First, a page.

This is the second installment in a series exploring the top water systems in the United States.
The first installment, “Water is a City”, was published in April 2018.
This time, the authors analyzed water system data from the U.S. Census Bureau.
This year’s article will explore how water systems across the country have changed over time.
“In many ways, water is an evolving asset,” said lead author Michael DeFilippis, a professor of water resources at the University of Texas at Austin.
“What you have in a lot of places is a different mix of people.”
In the past few decades, water systems have increasingly become places where citizens can take charge of their water.
Today, most people are able to access water without a permit, so water systems can take on more responsibilities for managing water.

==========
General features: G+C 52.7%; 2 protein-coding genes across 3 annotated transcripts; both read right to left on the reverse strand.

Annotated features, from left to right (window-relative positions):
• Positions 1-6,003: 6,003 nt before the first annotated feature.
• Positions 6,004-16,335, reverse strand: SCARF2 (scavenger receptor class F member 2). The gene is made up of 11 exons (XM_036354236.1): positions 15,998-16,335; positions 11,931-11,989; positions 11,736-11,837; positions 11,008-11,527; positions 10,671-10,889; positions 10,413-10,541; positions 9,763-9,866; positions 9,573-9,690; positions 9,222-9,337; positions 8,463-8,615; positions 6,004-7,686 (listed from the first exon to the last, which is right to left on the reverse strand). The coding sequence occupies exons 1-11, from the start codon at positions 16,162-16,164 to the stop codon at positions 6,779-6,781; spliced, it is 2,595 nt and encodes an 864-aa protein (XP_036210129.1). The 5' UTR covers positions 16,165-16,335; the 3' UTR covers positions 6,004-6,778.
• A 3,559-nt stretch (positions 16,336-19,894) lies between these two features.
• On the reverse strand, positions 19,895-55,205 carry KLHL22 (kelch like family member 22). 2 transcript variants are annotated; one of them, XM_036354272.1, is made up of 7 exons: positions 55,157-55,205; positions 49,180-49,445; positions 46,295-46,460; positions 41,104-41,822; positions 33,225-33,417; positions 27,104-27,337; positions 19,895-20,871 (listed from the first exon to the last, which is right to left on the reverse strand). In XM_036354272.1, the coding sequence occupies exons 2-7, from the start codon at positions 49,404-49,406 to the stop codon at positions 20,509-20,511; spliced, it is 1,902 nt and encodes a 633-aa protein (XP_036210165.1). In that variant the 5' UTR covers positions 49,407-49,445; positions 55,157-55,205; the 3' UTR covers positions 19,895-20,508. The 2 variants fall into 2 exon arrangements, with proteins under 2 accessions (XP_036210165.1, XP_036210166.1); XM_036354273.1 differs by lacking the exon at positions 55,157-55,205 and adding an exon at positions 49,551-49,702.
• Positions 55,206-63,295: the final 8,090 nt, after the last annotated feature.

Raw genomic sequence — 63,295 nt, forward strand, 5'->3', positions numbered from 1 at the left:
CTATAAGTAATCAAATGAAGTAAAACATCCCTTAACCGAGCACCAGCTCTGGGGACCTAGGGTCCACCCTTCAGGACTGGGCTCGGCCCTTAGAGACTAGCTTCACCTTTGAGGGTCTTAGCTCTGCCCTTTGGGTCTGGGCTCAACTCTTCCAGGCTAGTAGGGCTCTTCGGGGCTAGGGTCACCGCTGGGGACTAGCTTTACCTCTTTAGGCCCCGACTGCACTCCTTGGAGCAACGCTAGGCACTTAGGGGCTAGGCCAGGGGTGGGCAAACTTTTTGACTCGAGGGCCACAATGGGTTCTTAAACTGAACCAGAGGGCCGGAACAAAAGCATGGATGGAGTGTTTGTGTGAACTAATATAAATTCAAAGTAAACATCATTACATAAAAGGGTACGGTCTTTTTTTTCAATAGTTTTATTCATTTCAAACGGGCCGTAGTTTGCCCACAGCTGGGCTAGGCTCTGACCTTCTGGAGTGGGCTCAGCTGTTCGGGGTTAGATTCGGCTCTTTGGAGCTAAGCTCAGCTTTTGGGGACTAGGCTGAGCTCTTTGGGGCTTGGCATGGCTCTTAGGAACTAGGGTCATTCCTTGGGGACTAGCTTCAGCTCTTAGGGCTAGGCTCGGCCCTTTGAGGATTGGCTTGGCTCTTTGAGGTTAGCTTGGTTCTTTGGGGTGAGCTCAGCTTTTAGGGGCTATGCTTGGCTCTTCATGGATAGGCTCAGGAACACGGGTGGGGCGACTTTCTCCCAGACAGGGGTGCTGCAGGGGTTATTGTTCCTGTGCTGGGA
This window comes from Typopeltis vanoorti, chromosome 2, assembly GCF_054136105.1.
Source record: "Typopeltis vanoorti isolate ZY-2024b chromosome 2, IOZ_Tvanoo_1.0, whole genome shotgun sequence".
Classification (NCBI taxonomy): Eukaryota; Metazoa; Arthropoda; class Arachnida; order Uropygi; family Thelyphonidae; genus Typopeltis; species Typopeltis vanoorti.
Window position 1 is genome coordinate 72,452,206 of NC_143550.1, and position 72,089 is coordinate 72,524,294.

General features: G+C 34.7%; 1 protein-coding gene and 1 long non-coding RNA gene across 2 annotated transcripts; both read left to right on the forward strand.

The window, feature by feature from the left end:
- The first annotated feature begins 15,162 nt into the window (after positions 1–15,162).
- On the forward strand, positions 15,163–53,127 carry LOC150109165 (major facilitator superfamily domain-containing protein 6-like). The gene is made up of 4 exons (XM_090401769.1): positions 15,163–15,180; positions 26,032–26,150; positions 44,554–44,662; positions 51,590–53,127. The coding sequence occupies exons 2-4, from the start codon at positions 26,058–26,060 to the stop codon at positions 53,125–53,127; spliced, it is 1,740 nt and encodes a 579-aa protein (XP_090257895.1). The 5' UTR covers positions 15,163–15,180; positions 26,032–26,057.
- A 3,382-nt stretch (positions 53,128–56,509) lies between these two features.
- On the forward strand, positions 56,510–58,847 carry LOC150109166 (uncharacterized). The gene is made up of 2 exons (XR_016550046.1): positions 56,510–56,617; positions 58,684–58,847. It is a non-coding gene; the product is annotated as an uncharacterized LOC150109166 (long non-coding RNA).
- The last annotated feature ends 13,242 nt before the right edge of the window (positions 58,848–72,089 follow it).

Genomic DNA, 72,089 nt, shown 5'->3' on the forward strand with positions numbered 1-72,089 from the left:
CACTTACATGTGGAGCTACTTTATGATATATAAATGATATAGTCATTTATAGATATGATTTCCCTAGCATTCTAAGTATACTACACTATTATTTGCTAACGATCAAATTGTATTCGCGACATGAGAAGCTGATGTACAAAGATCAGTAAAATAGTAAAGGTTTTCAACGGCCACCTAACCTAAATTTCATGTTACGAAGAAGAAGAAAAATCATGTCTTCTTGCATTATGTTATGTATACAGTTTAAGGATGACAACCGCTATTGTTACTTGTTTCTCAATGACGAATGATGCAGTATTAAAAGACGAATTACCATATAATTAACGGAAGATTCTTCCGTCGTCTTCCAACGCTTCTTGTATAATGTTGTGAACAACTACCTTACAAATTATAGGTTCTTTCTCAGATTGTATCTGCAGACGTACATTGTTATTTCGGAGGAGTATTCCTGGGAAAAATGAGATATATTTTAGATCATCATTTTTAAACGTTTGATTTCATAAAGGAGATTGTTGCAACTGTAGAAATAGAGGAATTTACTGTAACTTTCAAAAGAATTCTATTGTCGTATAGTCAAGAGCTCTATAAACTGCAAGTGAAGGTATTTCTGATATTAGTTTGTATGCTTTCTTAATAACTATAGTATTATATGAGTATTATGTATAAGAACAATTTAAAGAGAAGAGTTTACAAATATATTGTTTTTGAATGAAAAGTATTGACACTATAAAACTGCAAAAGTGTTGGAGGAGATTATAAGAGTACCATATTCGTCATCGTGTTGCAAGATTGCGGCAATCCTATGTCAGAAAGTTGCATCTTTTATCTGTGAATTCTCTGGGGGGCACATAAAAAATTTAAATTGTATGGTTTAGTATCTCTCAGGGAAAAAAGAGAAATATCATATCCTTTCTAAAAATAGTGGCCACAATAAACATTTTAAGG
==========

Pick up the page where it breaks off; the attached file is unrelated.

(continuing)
“The water industry is going to need to grow up,” DeFilios said.
“There’s not a lot that we can do about it, but we can change the way we manage it.”
Some of the water systems listed in this article are owned or operated by private entities.
Water companies are not required to obtain a permit.
The following water systems also are owned by private companies, which do not need a permit to operate in the state.
The information below is based on the data from July 2019 through July 2020.
All data for this article comes from the National Park Service, which has released its Water Resource Data and Management System (WRDM).
It’s a free online tool that provides a wealth of information on water resources, including water usage, water quality, conservation, and more.
There’s also an app for your smartphone that allows you to browse the data.
The data below is from the State of California.
State water districts are governed by the California Water Resources Control Board.
Water agencies across the state are overseen by the Department of Water Resources.
The table below lists water agencies and their water users.
Some data may be updated by state agencies as new data becomes available.